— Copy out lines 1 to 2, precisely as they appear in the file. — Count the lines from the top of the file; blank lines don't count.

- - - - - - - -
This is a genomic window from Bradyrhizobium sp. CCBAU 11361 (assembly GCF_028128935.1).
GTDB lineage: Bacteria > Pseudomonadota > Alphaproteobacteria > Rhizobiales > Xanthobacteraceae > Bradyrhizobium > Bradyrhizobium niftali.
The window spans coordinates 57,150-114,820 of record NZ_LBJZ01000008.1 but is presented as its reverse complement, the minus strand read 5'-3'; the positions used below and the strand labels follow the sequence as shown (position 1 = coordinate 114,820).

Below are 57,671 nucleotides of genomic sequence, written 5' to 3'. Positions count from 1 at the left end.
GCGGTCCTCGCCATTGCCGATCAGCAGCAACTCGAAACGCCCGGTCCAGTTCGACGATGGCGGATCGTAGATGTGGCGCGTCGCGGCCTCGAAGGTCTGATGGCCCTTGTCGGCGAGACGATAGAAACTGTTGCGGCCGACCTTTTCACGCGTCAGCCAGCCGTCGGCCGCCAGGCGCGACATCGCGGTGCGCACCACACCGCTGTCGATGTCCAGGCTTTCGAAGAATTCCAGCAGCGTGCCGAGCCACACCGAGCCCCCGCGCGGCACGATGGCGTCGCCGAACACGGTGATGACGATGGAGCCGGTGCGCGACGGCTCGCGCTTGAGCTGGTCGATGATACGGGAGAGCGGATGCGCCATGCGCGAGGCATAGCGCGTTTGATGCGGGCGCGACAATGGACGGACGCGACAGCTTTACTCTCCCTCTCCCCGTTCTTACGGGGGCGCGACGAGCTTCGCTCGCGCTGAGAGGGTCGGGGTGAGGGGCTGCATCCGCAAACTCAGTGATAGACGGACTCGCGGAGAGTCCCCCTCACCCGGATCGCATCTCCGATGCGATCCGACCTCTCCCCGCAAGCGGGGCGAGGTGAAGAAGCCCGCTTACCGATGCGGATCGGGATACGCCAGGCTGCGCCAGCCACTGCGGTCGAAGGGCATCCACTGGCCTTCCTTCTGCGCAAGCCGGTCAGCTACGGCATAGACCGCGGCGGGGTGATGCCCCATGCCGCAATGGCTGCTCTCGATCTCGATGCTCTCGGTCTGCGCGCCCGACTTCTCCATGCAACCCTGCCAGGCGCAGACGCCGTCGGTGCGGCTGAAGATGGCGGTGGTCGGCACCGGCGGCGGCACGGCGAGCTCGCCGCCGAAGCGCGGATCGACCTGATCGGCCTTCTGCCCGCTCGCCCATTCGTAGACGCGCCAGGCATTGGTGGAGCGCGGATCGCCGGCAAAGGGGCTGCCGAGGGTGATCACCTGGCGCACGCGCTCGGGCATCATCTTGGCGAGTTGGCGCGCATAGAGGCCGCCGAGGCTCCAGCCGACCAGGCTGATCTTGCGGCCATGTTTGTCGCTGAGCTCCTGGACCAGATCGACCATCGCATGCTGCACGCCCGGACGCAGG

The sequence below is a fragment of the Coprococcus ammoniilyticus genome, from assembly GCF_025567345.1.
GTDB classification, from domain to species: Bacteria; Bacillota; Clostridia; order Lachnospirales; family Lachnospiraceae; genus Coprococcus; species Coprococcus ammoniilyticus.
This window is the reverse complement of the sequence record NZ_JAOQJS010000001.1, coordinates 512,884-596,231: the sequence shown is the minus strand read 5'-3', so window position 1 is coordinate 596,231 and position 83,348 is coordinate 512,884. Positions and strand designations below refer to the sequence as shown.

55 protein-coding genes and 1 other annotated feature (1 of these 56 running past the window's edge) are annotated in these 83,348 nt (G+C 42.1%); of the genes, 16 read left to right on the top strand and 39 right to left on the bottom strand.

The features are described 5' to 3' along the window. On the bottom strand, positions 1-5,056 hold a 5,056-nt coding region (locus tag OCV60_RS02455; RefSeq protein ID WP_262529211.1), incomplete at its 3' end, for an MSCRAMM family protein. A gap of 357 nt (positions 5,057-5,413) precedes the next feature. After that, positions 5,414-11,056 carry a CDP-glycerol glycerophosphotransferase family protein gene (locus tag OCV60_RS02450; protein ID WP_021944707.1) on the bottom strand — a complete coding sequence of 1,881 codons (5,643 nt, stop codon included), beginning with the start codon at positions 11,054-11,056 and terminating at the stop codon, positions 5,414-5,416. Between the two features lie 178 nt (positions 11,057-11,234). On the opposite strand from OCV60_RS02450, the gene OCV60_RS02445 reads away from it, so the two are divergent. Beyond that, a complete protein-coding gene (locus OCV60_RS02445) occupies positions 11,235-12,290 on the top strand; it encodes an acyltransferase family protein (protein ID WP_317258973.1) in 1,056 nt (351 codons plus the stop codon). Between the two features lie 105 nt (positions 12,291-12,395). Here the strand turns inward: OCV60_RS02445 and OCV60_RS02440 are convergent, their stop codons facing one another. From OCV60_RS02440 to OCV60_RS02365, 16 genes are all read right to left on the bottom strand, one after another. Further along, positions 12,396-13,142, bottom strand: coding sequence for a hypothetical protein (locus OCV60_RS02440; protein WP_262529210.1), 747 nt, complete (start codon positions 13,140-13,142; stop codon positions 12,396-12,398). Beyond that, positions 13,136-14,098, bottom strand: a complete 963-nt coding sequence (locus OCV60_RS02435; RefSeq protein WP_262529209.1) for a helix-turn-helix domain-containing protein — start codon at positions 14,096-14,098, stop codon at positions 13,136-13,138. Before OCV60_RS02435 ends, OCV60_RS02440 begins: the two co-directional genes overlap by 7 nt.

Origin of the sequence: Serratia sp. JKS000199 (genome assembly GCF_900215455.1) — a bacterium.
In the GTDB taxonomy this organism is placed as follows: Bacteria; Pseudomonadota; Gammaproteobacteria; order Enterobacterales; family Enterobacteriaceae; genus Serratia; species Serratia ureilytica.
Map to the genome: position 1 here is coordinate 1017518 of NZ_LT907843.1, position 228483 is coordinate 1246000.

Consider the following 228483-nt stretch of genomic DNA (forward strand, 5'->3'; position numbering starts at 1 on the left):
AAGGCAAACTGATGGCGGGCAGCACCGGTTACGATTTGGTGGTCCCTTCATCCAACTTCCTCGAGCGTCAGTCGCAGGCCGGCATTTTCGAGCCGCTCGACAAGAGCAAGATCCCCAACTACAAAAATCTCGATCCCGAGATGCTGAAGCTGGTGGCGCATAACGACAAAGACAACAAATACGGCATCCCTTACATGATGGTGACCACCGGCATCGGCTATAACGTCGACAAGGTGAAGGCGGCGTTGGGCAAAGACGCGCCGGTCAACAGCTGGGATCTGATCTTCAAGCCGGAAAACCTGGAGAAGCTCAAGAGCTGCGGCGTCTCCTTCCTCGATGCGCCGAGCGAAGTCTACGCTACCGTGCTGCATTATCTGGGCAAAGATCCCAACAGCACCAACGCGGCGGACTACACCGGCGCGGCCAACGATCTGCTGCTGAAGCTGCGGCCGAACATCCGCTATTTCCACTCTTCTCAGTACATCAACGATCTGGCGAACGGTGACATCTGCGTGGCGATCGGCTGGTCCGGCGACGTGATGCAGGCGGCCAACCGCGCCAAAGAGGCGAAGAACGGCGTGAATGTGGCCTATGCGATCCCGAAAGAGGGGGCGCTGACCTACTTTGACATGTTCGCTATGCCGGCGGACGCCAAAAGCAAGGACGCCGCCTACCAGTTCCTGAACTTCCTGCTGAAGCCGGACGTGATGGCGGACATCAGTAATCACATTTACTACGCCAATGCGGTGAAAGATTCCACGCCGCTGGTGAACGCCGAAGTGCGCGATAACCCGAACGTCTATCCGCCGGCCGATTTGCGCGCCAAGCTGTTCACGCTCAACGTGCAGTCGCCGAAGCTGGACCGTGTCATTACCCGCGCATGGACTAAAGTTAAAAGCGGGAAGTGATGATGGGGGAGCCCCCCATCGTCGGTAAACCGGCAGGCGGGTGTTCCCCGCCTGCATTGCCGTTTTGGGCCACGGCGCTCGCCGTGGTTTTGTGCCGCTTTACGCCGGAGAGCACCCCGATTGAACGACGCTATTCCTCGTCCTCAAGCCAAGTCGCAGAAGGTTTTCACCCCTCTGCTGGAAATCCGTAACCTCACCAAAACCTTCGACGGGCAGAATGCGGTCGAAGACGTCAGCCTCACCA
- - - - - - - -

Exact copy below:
This is a genomic window from Bradyrhizobium sp. CCBAU 11361 (assembly GCF_028128935.1).
GTDB lineage: Bacteria > Pseudomonadota > Alphaproteobacteria > Rhizobiales > Xanthobacteraceae > Bradyrhizobium > Bradyrhizobium niftali.